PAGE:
Gordon Brown will break his silence during the Labour leadership election on Sunday as he adds his weight to efforts to halt the Jeremy Corbyn bandwagon.
The former Prime Minister, who enjoys more respect among Labour members than Tony Blair, will make a speech in London entitled “Power for a Purpose – the Future of the Labour Party”.
Although Mr Brown’s office refused to comment, allies believe he will endorse Yvette Cooper amid signs she is gaining ground in her battle with Andy Burnham to be the “stop Corbyn” candidate, after a powerful speech on Thursday attacking the left-winger.
Cooper supporters hope Mr Brown’s speech could repeat his decisive intervention ahead of the referendum on Scottish independence last autumn. Ms Cooper is married to Ed Balls, who was Mr Brown’s closest policy ally.
Ed Miliband, who, like Mr Brown, has been under pressure to speak out against Mr Corbyn, is thought likely to maintain his silence.
The Cooper camp claimed a surge in support after her speech. Labour MP Ann Coffey, who had nominated Liz Kendall, said she would now make Ms Cooper her first choice: “I am now convinced that it is Yvette who has the leadership qualities to ... win the 2020 election.” Rhodri Morgan, the former First Minister in Wales who had been wooed by Mr Corbyn, also came out for Ms Cooper, saying: “She’s got the strength and she’s got the capability.”
Ivan Lewis, the shadow Northern Ireland Secretary, who is backing Ms Kendall, said he would make Ms Cooper his second choice.He added that she would “be able to unite the party”.
Attacking Mr Corbyn, Mr Lewis said: “At the very least he has shown very poor judgement in expressing support for and failing to speak out against people who have engaged ... in anti-Semitic rhetoric. It saddens me to have to say to some on the left of British politics that anti-racism means zero tolerance of anti-Semitism, no ifs, and no buts.”
Ms Cooper backed the call in The Independent by Ms Kendall for the three mainstream candidates to urge their supporters to join a tactical voting alliance against Mr Corbyn. Labour members can cast up to four votes in order of preference and their second choices could prove crucial if Mr Corbyn fails to win more than 50 per cent of first-preference votes.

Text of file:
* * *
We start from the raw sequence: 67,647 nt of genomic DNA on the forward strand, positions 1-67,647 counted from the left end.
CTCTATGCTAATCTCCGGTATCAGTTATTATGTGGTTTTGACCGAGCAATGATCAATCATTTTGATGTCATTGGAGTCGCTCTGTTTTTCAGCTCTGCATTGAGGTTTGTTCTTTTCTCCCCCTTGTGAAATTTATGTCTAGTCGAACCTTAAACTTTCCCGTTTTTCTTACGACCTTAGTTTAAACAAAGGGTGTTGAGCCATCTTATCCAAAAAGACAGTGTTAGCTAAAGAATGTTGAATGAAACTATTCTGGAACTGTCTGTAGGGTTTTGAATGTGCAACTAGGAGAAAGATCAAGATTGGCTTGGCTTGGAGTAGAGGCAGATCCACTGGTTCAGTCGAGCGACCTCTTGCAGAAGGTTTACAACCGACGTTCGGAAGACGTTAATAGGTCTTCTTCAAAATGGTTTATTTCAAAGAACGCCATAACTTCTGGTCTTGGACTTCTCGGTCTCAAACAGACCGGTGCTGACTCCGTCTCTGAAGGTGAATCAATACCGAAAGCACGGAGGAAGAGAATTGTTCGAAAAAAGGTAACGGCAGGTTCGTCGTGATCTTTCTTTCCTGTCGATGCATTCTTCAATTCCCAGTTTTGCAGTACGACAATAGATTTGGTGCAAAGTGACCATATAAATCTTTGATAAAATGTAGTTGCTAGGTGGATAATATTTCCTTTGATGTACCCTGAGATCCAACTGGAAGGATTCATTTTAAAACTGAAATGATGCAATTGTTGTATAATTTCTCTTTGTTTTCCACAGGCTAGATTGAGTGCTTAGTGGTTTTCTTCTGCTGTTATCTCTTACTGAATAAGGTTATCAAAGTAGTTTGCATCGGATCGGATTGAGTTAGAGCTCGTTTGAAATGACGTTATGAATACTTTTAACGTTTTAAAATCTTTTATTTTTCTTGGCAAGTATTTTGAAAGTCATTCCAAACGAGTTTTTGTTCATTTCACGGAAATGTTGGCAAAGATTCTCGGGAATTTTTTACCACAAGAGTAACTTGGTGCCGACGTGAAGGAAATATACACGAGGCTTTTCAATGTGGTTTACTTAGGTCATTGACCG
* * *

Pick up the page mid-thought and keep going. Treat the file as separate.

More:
But Mr Burnham resisted pressure to join an anti-Corbyn voting pact. Asked whether he would use his second preference vote, he replied: “Probably not, no ... I believe I can still win this race.”
Labour leadership: The Contenders
Labour leadership: The Contenders
1/2 Jeremy Corbyn
Jeremy Corbyn started off as the rank outsider in the race to replace Ed Miliband and admitted he was only standing to ensure the left of the party was given a voice in the contest. But the Islington North MP, who first entered Parliament in 1983, is now the firm favourite to be elected Labour leader on September 12 after a surge in left-wing supporters signing up for a vote.
2/2 Andy Burnham
Andy Burnham started out as the front-runner in the leadership election, seen as the candidate of the left until Jeremy Corbyn entered the race. The former Cabinet minister has found himself squeezed between the growing populism of Corbyn’s radical agenda and the moderate, centre-left Yvette Cooper, not knowing which way to turn. It has attracted damaging labels such as ‘flip-flop Andy’, most notably over his response to the Government’s Welfare Bill. He remains hopeful he can win enough second preference votes to take him over the 50 per cent threshold ahead of Corbyn.
Mr Burnham has been accused of a “flip-flop” after he joined the attack on Mr Corbyn’s policies, a day after he said critics of the left-wing standard-bearer had misread the party’s mood.
Appealing to a “silent majority” of Labour’s members, Mr Burnham urged them not to turn it into a “party of protest” and warned that Mr Corbyn could not unite the party. He said: “My critique is that [Mr Corbyn’s] plans lack financial and economic credibility.”
In Scotland, Mr Corbyn launched a 10-point “Standing to Deliver” manifesto as he pledged to oppose austerity, lift threats to the NHS and welfare benefits and scrap the Trident nuclear weapons system. He rejected the “smears” of those opposed to his leadership bid, saying he refused to be drawn into personal attacks.Reuse content